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For the love of money is a root of all the evils, and some by longing for it have wandered away from the faith and pierced themselves with many griefs. 1Timothy 6:10

Materialism is a mindset that substitutes the things of this world for the promises of God. This includes security, comfort, peace, joy, etc. In the Scriptures, materialism is called by another name:  Idolatry.

The use of “wandered” – in the verse above – is interesting. In the Greek, it means “to go astray, stray away from”.  It is a passive action; like a child wandering away from his mother.

In other words, materialism is not something we actively set our minds to pursue, like adultery or murder. It comes to us like an unseen toxin or cancer, many times wrap in attractive packaging. We don’t have to ask for materialism; it is an active agent – a catalyst for many kinds of sin.

Most American Christians are born into materialism. It is a big part of our culture – an inherent measure of the American Dream. “Keeping up with the Joneses”, once viewed as a negative pursuit, has now become an obligation. Homeowners’ association and our kids demand it. We have been deceived into thinking that making our neighbors and children happy is a redeeming activity. In reality, it is simply an excuse to procure more stuff.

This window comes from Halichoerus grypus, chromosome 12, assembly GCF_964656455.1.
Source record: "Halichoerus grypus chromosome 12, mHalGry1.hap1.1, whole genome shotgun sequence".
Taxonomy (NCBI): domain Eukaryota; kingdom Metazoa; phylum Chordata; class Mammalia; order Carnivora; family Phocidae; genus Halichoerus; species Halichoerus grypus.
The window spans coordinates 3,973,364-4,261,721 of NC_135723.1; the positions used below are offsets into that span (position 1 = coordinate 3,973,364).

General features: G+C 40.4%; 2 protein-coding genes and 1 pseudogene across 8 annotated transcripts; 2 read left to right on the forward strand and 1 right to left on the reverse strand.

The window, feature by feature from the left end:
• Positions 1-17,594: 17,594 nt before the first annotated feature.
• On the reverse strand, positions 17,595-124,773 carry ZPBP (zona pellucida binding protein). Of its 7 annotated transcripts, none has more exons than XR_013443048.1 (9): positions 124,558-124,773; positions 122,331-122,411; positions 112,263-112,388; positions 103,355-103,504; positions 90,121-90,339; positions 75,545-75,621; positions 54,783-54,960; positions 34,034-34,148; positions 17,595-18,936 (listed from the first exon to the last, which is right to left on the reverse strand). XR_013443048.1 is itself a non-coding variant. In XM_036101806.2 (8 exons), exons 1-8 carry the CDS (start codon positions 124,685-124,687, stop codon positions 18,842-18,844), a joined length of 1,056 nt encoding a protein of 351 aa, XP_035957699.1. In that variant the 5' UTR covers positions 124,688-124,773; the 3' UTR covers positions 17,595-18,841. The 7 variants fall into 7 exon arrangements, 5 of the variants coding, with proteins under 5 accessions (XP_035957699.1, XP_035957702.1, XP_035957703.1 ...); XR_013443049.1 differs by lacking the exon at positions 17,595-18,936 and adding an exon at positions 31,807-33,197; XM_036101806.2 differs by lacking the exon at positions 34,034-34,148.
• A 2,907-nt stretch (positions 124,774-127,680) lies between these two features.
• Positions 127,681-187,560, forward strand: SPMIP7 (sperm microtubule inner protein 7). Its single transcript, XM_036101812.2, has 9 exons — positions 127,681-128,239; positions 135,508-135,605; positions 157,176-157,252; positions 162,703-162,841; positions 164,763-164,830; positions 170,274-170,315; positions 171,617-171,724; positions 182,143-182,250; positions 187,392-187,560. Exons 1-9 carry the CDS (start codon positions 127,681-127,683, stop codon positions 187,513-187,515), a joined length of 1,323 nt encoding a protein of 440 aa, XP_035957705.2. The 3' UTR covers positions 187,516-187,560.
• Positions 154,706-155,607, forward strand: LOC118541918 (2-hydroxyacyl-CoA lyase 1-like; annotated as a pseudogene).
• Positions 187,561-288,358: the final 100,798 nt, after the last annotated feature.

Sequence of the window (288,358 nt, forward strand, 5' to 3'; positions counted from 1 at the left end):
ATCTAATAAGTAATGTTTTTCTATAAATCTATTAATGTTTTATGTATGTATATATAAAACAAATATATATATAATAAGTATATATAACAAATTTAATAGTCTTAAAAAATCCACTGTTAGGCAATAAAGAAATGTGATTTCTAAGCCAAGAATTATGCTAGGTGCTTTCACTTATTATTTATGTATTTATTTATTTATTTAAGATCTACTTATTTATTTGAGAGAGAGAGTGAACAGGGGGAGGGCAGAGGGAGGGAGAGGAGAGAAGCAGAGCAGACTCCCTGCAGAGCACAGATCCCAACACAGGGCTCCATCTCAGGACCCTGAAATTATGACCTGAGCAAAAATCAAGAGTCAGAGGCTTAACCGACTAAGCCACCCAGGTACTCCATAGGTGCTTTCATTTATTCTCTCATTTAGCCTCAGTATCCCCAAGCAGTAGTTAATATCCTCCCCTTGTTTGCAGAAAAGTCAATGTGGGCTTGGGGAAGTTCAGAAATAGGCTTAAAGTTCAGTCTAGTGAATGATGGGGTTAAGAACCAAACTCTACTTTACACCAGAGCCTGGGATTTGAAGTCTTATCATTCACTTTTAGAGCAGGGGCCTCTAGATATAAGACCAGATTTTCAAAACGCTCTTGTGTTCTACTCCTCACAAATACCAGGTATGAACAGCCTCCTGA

From a Romanian pastor: “In my experience, 95% of the believers who face the test of external persecution pass it, while 95% of those who face the test of prosperity fail it!” Church leaders in China are recognizing the same threat. While persecution serves as a catalyst for church growth, China’s newfound prosperity is drawing believers away.

Assuming that Americans are somehow immune to this disease is both arrogant and dangerous – for ourselves and our children. To avoid or break free from the poison of materialism, we must recognize and respect it as our enemy. We must set our minds against it.

Once we acknowledge the potential for brokenness in the set of our mind, we become free and empowered to a healthy suspicion of the way we think and the affect that thinking has on our hearts. At this point, we must be particularly cautious.

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